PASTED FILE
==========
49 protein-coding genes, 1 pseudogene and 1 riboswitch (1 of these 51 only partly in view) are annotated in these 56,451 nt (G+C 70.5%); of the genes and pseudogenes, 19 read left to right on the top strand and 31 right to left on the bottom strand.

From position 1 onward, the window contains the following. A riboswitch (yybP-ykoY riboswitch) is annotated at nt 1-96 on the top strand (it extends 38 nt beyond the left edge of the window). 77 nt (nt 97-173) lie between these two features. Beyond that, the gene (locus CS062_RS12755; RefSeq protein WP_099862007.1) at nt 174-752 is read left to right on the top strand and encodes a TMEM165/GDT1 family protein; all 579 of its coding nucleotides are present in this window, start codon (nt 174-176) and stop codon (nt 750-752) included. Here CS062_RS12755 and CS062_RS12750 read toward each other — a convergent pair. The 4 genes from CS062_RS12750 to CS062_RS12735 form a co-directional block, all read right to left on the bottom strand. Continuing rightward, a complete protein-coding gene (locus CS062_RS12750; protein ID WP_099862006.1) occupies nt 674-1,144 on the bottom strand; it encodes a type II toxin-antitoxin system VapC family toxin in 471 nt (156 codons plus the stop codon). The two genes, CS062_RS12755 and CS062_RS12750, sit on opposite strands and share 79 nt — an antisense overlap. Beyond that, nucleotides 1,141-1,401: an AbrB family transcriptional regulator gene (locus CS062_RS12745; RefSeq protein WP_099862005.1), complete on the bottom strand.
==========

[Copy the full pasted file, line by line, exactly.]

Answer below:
49 protein-coding genes, 1 pseudogene and 1 riboswitch (1 of these 51 only partly in view) are annotated in these 56,451 nt (G+C 70.5%); of the genes and pseudogenes, 19 read left to right on the top strand and 31 right to left on the bottom strand.

From position 1 onward, the window contains the following. A riboswitch (yybP-ykoY riboswitch) is annotated at nt 1-96 on the top strand (it extends 38 nt beyond the left edge of the window). 77 nt (nt 97-173) lie between these two features. Beyond that, the gene (locus CS062_RS12755; RefSeq protein WP_099862007.1) at nt 174-752 is read left to right on the top strand and encodes a TMEM165/GDT1 family protein; all 579 of its coding nucleotides are present in this window, start codon (nt 174-176) and stop codon (nt 750-752) included. Here CS062_RS12755 and CS062_RS12750 read toward each other — a convergent pair. The 4 genes from CS062_RS12750 to CS062_RS12735 form a co-directional block, all read right to left on the bottom strand. Continuing rightward, a complete protein-coding gene (locus CS062_RS12750; protein ID WP_099862006.1) occupies nt 674-1,144 on the bottom strand; it encodes a type II toxin-antitoxin system VapC family toxin in 471 nt (156 codons plus the stop codon). The two genes, CS062_RS12755 and CS062_RS12750, sit on opposite strands and share 79 nt — an antisense overlap. Beyond that, nucleotides 1,141-1,401: an AbrB family transcriptional regulator gene (locus CS062_RS12745; RefSeq protein WP_099862005.1), complete on the bottom strand.